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Durham University

Department of Biosciences

Academic Staff

Publication details for Prof Steve Lindsay

Hutchinson, R.A. & Lindsay, S.W. (2006). Perceived nuisance of mosquitoes on the Isle of Sheppey, Kent, UK. Journal of Biosocial Science 38(5): 707-712.

Author(s) from Durham

Abstract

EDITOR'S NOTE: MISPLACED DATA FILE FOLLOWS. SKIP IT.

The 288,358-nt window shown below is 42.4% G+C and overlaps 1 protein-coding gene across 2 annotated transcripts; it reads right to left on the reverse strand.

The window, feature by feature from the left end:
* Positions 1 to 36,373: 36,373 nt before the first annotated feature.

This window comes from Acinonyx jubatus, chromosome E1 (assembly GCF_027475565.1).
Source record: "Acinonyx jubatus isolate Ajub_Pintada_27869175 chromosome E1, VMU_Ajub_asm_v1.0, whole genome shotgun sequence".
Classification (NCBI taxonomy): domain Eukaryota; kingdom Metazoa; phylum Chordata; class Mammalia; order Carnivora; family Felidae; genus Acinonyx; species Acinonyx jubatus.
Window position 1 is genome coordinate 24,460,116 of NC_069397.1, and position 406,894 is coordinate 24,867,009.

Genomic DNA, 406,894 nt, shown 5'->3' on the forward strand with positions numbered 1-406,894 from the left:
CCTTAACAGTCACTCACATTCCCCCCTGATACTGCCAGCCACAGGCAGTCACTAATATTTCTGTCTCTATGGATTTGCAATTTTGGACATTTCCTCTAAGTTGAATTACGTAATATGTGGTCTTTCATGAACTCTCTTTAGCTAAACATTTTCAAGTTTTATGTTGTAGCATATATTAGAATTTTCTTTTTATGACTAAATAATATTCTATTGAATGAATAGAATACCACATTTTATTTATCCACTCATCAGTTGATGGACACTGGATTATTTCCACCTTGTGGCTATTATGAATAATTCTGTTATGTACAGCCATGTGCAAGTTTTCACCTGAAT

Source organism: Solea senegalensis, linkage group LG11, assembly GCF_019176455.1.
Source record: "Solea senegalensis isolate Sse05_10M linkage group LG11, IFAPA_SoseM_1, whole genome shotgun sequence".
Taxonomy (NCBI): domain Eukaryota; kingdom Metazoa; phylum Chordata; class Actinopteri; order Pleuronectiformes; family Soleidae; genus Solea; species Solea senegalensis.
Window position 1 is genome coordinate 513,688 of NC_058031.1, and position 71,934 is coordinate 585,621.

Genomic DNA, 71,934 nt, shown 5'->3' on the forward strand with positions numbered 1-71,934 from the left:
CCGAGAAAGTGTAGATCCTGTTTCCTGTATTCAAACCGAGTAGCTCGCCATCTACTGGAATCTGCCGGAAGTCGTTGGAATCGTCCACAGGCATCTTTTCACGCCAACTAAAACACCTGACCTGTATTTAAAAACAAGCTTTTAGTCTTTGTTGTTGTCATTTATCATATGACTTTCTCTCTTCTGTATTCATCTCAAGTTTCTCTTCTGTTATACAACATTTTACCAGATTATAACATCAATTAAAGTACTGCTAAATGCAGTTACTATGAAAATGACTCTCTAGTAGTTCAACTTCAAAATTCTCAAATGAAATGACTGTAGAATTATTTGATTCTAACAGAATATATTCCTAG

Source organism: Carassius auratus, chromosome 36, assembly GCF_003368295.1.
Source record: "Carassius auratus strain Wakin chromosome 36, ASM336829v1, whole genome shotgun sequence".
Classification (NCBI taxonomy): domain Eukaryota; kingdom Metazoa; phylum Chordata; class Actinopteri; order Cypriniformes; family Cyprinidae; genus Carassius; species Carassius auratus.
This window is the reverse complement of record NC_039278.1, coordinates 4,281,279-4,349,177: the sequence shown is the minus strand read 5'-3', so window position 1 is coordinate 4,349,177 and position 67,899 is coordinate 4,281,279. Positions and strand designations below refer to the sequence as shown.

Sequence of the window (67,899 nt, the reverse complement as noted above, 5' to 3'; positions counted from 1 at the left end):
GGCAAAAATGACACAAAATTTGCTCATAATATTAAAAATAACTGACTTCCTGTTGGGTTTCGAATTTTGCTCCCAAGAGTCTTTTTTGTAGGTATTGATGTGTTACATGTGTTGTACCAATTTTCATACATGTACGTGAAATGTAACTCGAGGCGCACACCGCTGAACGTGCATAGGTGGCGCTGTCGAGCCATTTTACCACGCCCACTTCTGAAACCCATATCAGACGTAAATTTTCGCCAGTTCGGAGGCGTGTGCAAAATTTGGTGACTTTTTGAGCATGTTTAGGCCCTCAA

Little is known about the biting nuisance of mosquitoes in the UK, despite the high numbers found in some locations. A telephone questionnaire survey was used to determine the perceived nuisance of biting insects on the Isle of Sheppey, Kent, a place notorious for mosquitoes. Two hundred randomly selected individuals were interviewed and asked if they suffered from mosquito bites. If they answered yes, they were asked to describe where and when they were bitten, and what measures they took against mosquitoes. Forty-six per cent of respondents completed the questionnaire. Of those, 50% reported being bitten by mosquitoes, mostly outside during the summer. Seventy per cent said that most biting occurred during the evening and night. Of those respondents who protected themselves against biting (27), most used repellents (70%), with the remainder changing their behaviour to avoid mosquitoes, including closing or screening windows (33%), wearing thicker clothes (7%) and spraying insecticide (4%). One person slept under a bednet in summer (4%). This study provides evidence that on the Isle of Sheppey mosquitoes are considered a major nuisance by a sizeable proportion of the population. Since there is growing interest in the threat posed by new and emerging diseases in the UK, health authorities will need to make substantial efforts to inform and reassure the public about the threats posed by mosquitoes in areas where they are common.